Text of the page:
# Sumudu transform

In mathematics, the Sumudu transform, is an integral transform similar to the Laplace transform, introduced in the early 1990s by Gamage K. Watugala[1] to solve differential equations and control engineering problems. It is equivalent to the Laplace–Carson transform with the substitution p = 1/u. Sumudu is a Sinhala word, meaning “smooth”.

## Formal definition

The Sumudu transform of a function f(t), defined for all real numbers t ≥ 0, is the function Fs(u), defined by:

$S\{f(t)\} = F_s(u) = \int_0^\infty (1/u)e^{-t/u}f(t)\,dt.\qquad(1)$

Watugala[1] first advocated the transform as an alternative to the standard Laplace transform, and gave it the name Sumudu transform. It was early adopted by Weerakoon,[2] and later by others.[3]

## Properties and theorems

• The transform of a Heaviside unit step function is a Heaviside unit step function in the transformed domain.
• The transform of a Heaviside unit ramp function is a Heaviside unit ramp function in the transformed domain.
• The transform of a monomial tn is the scaled monomial S{tn} = nun.
• If f(t) is a monotonically increasing function, so is F(u) and the converse is true for decreasing functions.
• The Sumudu transform can be defined for functions which are discontinuous at the origin. In that case the two branches of the function should be transformed separately. If f(t) is Cn continuous at the origin, so is the transformation F(u).
• The limit of f(t) as t tends to zero is equal to the limit of F(u) as u tends to zero provided both limits exist.
• The limit of f(t) as t tends to infinity is equal to the limit of F(u) as u tends to infinity provided both limits exist.
• Scaling of the function by a factor c > 0 to form the function f(ct) gives a transform F(cu) which is the result of scaling by the same factor.
• By taking the Sumudu transform of the output signal of a dynamic system when the input is a unit step, the transfer function of the dynamic system in the u–domain can be defined. This is an easily comprehensible concept for the transfer function of a system.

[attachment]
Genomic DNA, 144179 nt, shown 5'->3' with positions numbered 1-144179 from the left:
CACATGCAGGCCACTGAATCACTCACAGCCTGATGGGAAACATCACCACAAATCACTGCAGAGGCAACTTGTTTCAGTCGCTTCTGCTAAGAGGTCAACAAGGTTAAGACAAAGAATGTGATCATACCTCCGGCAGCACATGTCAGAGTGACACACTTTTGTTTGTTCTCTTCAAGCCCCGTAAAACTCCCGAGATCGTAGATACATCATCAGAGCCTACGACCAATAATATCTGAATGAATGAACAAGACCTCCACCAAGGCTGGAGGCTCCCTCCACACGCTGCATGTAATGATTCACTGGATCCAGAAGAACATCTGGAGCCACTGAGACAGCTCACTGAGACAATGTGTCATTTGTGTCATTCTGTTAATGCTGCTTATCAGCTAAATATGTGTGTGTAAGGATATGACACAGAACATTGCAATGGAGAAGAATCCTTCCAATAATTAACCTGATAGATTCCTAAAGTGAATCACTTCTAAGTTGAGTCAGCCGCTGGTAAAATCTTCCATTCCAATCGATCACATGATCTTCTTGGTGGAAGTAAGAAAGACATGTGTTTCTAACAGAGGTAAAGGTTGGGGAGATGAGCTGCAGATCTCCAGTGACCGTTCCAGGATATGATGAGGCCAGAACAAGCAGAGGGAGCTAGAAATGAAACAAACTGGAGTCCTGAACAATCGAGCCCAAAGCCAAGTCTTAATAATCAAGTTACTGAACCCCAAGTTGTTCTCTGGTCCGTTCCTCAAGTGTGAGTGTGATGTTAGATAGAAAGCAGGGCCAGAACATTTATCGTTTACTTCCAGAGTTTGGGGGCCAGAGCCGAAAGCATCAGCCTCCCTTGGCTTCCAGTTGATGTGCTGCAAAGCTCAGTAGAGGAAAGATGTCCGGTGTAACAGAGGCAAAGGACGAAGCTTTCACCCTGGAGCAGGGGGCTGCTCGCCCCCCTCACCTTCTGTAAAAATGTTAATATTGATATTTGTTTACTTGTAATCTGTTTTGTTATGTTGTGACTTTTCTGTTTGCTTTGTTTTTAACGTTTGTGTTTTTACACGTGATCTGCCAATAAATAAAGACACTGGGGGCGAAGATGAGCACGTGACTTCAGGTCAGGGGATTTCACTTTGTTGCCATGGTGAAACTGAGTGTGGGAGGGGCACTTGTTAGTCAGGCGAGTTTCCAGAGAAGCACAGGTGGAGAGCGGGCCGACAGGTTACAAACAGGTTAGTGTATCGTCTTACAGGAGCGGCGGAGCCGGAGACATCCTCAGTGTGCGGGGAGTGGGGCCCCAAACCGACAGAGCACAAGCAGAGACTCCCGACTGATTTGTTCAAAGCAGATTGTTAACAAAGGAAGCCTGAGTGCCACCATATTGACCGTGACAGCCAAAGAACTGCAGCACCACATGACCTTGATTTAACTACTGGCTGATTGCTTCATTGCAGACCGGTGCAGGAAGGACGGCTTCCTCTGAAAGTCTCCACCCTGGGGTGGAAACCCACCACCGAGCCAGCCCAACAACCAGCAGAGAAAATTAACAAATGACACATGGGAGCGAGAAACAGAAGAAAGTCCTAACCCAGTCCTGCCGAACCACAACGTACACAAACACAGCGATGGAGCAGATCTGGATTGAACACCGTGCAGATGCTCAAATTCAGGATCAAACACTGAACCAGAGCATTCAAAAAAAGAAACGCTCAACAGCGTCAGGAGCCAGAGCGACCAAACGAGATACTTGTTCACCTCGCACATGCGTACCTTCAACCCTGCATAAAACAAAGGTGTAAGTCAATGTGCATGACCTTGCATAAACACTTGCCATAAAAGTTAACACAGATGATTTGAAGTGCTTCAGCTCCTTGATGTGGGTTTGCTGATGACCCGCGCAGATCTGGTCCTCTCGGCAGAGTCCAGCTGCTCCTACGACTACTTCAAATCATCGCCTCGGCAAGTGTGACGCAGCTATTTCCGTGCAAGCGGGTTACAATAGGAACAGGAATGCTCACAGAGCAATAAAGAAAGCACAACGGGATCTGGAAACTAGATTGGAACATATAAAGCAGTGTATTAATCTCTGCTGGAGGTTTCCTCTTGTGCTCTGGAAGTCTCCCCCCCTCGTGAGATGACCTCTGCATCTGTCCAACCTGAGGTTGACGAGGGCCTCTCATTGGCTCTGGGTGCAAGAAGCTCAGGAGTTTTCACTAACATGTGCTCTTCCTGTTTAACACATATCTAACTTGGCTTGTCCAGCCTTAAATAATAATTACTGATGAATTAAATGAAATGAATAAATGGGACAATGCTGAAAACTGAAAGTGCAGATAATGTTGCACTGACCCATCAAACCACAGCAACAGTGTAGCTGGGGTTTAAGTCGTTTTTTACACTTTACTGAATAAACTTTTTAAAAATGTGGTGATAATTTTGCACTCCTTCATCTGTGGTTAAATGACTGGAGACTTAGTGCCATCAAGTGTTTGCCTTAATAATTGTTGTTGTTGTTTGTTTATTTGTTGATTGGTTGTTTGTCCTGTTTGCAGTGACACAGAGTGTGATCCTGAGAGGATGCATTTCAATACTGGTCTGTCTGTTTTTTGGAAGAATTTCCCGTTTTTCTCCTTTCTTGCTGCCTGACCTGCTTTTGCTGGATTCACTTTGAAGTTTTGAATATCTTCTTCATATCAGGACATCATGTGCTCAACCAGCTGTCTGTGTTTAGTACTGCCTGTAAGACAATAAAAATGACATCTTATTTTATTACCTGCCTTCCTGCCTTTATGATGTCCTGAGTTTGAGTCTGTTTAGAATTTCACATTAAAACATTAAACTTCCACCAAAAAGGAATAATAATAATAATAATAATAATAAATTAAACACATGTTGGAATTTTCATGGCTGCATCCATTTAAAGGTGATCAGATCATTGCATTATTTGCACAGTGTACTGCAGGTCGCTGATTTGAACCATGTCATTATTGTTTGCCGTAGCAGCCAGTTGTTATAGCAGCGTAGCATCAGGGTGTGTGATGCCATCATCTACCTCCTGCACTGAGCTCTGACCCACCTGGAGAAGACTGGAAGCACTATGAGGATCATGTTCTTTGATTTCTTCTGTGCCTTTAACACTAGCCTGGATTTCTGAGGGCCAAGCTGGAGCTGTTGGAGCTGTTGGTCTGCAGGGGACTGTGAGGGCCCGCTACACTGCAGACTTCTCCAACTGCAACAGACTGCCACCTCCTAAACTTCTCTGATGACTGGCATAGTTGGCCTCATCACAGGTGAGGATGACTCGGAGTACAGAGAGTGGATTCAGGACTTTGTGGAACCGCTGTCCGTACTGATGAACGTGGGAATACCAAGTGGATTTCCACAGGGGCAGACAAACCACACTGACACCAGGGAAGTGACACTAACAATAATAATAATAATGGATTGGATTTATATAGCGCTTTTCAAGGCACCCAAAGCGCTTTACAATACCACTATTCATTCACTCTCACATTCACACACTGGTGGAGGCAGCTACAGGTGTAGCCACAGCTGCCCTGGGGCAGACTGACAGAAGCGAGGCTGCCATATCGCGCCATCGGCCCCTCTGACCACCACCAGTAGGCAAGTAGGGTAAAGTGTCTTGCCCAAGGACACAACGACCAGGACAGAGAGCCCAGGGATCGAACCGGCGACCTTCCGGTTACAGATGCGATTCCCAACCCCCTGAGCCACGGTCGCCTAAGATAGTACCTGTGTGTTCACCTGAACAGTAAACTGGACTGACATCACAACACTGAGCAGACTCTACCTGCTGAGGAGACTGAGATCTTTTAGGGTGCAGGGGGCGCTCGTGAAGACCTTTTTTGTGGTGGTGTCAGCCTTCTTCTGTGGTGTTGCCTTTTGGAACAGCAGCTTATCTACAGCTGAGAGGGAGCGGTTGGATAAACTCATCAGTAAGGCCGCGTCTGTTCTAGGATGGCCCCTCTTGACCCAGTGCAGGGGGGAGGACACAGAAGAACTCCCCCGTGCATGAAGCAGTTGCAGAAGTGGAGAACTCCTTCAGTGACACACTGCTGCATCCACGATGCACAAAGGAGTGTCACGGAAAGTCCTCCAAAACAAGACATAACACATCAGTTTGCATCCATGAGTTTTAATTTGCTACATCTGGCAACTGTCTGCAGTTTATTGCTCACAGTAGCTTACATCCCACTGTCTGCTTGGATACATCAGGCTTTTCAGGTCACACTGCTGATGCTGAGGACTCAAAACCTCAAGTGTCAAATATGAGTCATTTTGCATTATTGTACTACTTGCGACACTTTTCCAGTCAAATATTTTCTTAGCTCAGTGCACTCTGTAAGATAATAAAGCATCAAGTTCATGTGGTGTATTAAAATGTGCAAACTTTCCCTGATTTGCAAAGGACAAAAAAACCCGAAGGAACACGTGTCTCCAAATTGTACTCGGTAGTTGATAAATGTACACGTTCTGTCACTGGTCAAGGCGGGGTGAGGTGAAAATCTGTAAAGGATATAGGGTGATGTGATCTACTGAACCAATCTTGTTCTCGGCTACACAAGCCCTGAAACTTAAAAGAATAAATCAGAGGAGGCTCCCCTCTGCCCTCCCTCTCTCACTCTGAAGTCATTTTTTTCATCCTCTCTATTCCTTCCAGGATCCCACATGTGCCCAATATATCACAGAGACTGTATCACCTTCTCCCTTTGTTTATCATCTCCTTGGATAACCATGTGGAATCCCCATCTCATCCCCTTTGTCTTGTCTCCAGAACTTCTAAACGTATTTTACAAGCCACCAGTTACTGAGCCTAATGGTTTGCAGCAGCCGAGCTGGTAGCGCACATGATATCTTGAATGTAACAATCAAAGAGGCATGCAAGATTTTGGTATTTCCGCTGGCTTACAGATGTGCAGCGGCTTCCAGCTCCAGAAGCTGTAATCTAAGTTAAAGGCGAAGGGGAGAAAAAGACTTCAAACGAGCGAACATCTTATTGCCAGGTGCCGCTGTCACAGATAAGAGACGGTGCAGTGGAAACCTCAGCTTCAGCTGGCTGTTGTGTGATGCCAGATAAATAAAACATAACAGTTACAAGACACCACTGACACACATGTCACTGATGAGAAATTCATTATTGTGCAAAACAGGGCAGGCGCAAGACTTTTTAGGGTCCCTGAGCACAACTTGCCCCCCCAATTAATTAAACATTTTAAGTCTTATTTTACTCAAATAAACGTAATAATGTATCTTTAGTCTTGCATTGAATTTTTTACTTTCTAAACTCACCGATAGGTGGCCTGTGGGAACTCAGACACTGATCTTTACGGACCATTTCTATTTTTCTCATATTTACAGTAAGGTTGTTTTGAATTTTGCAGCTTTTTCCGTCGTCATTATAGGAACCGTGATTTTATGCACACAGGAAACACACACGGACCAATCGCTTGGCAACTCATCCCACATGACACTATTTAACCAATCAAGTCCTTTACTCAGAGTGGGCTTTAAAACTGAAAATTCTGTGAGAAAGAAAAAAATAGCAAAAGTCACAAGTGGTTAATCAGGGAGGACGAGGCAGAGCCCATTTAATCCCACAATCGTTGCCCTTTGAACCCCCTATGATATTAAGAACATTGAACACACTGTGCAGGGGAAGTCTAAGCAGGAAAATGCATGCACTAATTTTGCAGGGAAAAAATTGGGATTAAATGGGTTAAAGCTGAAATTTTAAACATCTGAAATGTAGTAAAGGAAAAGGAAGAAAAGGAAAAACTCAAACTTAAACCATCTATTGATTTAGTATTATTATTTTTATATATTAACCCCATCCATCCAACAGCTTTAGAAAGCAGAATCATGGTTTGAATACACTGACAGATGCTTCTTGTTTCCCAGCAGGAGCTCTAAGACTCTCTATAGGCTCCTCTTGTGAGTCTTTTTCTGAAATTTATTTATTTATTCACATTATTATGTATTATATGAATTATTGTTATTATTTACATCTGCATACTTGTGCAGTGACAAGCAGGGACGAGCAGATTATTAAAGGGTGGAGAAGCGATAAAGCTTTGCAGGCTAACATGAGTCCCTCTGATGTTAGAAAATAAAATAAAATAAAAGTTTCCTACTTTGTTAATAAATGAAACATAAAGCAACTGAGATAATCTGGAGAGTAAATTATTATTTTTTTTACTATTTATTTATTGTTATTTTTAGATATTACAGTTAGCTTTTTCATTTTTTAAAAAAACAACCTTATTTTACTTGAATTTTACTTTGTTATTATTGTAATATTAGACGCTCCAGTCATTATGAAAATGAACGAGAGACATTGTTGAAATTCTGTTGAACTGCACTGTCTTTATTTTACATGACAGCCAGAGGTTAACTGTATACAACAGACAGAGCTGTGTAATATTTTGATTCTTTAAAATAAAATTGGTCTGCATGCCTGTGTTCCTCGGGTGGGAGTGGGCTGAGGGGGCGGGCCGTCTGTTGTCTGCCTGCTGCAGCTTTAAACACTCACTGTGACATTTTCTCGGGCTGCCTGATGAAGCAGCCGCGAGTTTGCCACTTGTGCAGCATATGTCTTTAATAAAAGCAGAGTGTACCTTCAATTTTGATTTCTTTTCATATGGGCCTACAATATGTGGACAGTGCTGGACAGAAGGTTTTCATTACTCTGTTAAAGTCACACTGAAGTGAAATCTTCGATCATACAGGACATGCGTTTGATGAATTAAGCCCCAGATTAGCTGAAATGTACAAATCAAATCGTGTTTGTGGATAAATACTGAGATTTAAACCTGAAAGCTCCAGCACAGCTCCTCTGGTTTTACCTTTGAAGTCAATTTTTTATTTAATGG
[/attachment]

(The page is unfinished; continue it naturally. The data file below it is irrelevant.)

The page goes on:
All of these properties may be deduced from the corresponding properties of the Laplace transform using no more than simple high school algebra.

## Relationship to other transforms

The Sumudu transform is a simple variant of the Laplace transform

$L\{f(t)\} = F(s) = \int_0^\infty e^{-st}f(t)\,dt\qquad(2)$

which is also used in its so-called p-multiplied form (sometimes known as the LaplaceCarson transform):

$C\{f(t)\} = G(p) = \int_0^\infty pe^{-pt}f(t)\,dt.\qquad(3)$

The three transforms can be compared by their action on common functions, such as the monomials tn:

• L{tn}(s) = ns−(n+1)
• C{tn}(p) = npn
• S{tn}(u) = nun.

Equation (2) is employed in Western countries,[4] and the Laplace–Carson form remains the standard in Eastern Europe.[5] The Sumudu transform is thus a minor variant of form (3) in which p is replaced by 1/u and in this guise has been pressed into service for special purposes in the form shown in Equation (1).[6]

There are many interconnections between the various transforms. For example, the Mellin transform can by a change of variable be turned into a bilateral version of the Laplace. However, because the ranges of integration differ between the bilateral case and the standard one, the convergence and other properties of the Laplace and the Mellin transforms are also quite different. Similar distinctions apply to other connections between all the usual transforms.

In contrast, the Sumudu transform is essentially identical with the Laplace. Given an initial f(t), its Laplace transform F(s) can be translated into the Sumudu transform Fs(u) of f by means of the relation

$F_s (u) = \frac{F\left(\frac{1}{u}\right)}{u}$

and its inverse,

$F(s) = \frac{F_s\left( \frac{1}{s} \right)}{s}. \,$

It is thus possible to take a table of Laplace transforms[4] and rewrite it line by line as a table of Sumudu transforms (and vice versa). Similarly, every property proved of the Laplace transform may routinely be turned into a corresponding property of the Sumudu transform (and again vice versa). This proves the essential identity of the two transforms (Sumudu and Laplace).[7][8]

It is sometimes said that the Sumudu variant of the Laplace transform is more suitable for educational purposes than is the standard Laplace.[1][2] The argument for this viewpoint proceeds mostly from the somewhat simpler form for the transform of tn and the unit-preserving property of the Sumudu transform. However, even if this were so, the standard versions, Equations (2) and (3), are now so deeply entrenched that change is probably infeasible.

## Practical importance

In mechanical and material engineering, the LaplaceCarson transform

$C\{f(t)\} = G(p) = \int_0^\infty pe^{-pt}f(t)\,dt\qquad(3)$

is used in the study of the behavior of linear visco-elastic materials. When the linear visco-elastic constitutive law is transformed to the Laplace–Carson domain, its integral form reduces to the simple $\sigma (p)=E (p) \epsilon (p)$. This is not the case when using the Laplace transform itself. Some other constitutive laws are more appropriately described by the Carson transform,

$Car\{f(t)\} = G_{Car}(p) = p\int_0^\infty e^{-pt}f(t)\,dt\qquad(4)$

with the p in front of the integral.